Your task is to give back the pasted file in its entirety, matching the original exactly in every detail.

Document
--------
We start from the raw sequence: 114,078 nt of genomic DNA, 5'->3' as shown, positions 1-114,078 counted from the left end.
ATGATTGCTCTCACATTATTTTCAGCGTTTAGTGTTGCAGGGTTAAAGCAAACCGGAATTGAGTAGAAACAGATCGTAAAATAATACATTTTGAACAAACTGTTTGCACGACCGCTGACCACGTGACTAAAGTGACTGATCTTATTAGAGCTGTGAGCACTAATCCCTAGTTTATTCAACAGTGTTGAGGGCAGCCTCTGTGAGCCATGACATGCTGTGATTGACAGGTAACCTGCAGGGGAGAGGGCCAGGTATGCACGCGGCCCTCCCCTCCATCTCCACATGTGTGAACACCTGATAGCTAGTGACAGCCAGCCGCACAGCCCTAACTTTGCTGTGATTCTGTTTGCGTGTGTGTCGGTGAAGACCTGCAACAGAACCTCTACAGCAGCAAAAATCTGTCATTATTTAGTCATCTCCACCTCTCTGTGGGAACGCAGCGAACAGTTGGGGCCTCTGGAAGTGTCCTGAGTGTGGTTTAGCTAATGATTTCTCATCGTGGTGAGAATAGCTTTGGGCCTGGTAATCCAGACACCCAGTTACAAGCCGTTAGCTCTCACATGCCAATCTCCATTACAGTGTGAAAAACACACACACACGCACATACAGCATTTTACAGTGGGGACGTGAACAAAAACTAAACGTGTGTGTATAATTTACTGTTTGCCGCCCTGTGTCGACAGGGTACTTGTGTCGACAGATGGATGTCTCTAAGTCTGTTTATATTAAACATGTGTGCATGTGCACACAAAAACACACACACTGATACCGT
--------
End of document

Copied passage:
We start from the raw sequence: 114,078 nt of genomic DNA, 5'->3' as shown, positions 1-114,078 counted from the left end.
ATGATTGCTCTCACATTATTTTCAGCGTTTAGTGTTGCAGGGTTAAAGCAAACCGGAATTGAGTAGAAACAGATCGTAAAATAATACATTTTGAACAAACTGTTTGCACGACCGCTGACCACGTGACTAAAGTGACTGATCTTATTAGAGCTGTGAGCACTAATCCCTAGTTTATTCAACAGTGTTGAGGGCAGCCTCTGTGAGCCATGACATGCTGTGATTGACAGGTAACCTGCAGGGGAGAGGGCCAGGTATGCACGCGGCCCTCCCCTCCATCTCCACATGTGTGAACACCTGATAGCTAGTGACAGCCAGCCGCACAGCCCTAACTTTGCTGTGATTCTGTTTGCGTGTGTGTCGGTGAAGACCTGCAACAGAACCTCTACAGCAGCAAAAATCTGTCATTATTTAGTCATCTCCACCTCTCTGTGGGAACGCAGCGAACAGTTGGGGCCTCTGGAAGTGTCCTGAGTGTGGTTTAGCTAATGATTTCTCATCGTGGTGAGAATAGCTTTGGGCCTGGTAATCCAGACACCCAGTTACAAGCCGTTAGCTCTCACATGCCAATCTCCATTACAGTGTGAAAAACACACACACACGCACATACAGCATTTTACAGTGGGGACGTGAACAAAAACTAAACGTGTGTGTATAATTTACTGTTTGCCGCCCTGTGTCGACAGGGTACTTGTGTCGACAGATGGATGTCTCTAAGTCTGTTTATATTAAACATGTGTGCATGTGCACACAAAAACACACACACTGATACCGT